Plans to feature the Borg as an increasingly menacing threat were subsequently altered in favor of a more subtle introduction, beginning with the mystery of missing colonies on both sides of the Neutral Zone in "The Neutral Zone", the final episode of the first season which also reintroduced the Romulans, and resulted in a grudging truce that both sides would share data on this particular matter only, and culminating in the encounter between Borg and the Enterprise crew in "Q Who?", when Q flung the Enterprise halfway across the galaxy to their first encounter with the Borg, which would later lead to a Borg invasion of the Alpha Quadrant sometime later in Next Generation's third-season finale and fourth-season premiere, "The Best of Both Worlds".

In the third-season cliffhanger, Picard is abducted and subsequently assimilated by the Borg and transformed into Locutus, the Latin term for "he who has spoken". "Locutus" is the Borg method of describing the former Picard as the representative of the Borg in all future contacts related to humanity. Picard's knowledge of Starfleet is gained by the collective, and the single cube easily wipes out all resistance in its path, notably the entire Starfleet armada at Wolf 359, which consisted of 40 starships, some of which were sent from the Klingon Empire. The Enterprise crew manages to capture Locutus and gain information through him which allows them to destroy the cube. Picard is later "deassimilated".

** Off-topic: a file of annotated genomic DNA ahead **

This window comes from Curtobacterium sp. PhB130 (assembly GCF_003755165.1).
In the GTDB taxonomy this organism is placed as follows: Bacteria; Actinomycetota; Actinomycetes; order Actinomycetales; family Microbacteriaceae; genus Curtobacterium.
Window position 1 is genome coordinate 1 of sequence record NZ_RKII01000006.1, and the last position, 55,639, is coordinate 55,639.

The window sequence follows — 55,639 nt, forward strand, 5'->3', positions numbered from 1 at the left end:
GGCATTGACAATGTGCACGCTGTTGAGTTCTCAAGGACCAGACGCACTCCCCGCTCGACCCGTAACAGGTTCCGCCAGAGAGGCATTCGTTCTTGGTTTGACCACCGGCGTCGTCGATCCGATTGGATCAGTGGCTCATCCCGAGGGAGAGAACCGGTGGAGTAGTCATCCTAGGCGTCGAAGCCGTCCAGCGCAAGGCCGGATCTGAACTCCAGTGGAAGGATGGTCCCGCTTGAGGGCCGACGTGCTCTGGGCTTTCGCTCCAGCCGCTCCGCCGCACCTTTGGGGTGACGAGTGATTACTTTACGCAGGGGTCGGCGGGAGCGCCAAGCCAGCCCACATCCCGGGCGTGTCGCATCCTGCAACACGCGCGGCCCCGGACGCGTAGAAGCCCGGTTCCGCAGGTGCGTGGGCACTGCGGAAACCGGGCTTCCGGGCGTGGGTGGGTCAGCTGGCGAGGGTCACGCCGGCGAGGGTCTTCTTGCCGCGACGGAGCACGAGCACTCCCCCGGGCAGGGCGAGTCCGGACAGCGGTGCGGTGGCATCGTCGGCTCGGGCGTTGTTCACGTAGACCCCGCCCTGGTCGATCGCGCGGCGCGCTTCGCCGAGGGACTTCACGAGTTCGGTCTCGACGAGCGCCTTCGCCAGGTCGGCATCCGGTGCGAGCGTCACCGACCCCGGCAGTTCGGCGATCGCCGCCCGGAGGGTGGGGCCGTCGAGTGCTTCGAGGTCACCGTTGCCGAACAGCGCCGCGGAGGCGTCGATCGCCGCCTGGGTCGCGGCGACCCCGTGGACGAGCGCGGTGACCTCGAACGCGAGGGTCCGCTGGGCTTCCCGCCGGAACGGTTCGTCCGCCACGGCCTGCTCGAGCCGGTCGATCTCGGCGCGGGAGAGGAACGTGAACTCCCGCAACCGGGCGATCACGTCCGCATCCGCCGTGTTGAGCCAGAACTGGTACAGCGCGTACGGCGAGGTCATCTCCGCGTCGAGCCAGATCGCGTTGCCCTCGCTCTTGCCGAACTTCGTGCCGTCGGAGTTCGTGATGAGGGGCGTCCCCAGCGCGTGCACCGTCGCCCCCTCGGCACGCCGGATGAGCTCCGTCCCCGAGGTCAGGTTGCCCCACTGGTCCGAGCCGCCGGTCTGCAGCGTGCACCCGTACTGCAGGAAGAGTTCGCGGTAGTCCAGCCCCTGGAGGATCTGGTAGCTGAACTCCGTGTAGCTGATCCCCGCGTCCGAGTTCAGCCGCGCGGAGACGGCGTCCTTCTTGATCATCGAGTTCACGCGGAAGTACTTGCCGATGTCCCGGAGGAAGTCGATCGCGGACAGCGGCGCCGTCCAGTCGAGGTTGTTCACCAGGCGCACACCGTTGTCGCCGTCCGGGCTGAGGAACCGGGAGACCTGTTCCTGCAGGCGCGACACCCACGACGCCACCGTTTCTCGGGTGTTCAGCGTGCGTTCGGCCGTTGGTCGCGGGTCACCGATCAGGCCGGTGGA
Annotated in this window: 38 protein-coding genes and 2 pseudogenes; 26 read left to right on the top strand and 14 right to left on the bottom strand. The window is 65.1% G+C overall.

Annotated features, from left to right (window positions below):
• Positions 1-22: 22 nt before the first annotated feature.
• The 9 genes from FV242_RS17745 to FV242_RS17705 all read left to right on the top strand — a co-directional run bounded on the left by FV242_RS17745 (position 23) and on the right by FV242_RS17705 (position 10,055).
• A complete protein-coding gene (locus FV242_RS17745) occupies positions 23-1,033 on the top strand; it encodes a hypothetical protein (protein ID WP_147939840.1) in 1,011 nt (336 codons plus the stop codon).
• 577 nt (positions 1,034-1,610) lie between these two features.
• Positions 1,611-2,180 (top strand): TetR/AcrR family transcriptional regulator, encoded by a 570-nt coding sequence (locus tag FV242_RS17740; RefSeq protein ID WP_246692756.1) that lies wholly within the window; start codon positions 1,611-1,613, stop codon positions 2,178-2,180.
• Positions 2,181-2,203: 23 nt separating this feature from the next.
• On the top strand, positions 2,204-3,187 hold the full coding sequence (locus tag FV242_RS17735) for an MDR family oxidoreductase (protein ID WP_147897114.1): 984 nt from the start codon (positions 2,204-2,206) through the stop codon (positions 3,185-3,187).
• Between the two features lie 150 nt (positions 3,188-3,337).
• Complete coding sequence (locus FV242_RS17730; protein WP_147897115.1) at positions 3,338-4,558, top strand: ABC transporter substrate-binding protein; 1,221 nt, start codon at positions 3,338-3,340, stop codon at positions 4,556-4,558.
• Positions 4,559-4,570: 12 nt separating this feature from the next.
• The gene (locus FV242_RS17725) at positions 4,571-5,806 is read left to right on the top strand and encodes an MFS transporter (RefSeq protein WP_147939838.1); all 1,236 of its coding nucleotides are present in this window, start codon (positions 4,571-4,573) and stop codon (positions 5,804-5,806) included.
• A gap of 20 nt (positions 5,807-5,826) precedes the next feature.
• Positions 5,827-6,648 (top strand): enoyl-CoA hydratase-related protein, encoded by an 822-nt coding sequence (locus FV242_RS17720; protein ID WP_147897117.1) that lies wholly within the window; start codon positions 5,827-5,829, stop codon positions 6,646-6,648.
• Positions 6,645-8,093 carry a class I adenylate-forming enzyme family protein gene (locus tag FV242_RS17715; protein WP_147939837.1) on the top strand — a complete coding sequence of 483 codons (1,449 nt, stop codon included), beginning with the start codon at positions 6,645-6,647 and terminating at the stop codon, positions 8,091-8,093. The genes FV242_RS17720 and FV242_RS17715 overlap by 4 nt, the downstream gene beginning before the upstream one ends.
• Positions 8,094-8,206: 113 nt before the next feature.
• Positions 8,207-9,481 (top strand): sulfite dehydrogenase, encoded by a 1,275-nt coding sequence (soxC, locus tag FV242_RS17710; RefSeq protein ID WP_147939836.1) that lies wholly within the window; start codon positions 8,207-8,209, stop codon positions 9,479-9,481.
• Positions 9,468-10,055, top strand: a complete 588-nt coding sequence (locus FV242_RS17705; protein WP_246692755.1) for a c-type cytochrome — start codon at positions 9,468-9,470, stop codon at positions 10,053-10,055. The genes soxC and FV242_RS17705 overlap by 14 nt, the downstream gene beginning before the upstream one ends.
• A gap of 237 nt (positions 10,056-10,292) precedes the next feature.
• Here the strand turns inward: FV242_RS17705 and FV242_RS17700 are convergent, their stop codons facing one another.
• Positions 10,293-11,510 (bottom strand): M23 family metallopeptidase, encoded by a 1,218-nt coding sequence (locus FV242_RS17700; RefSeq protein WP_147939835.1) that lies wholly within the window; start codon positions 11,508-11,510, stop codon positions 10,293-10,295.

The Borg were a concept born out of necessity for Star Trek to feature a new antagonist and regular enemy that was lacking during the first season of The Next Generation; the Klingons were allies and the Romulans only turned up occasionally. The Ferengi were originally intended as the new enemy for the United Federation of Planets, but their comical, unintimidating appearance and failed to portray them as a convincing threat. The Borg, however, with their frightening appearance, immense power, and, most importantly, their sinister motive became the signature villains for the The Next Generation and Voyager eras of Star Trek. In Voyager episode "Q2", even Q tells his son to never "provoke the Borg."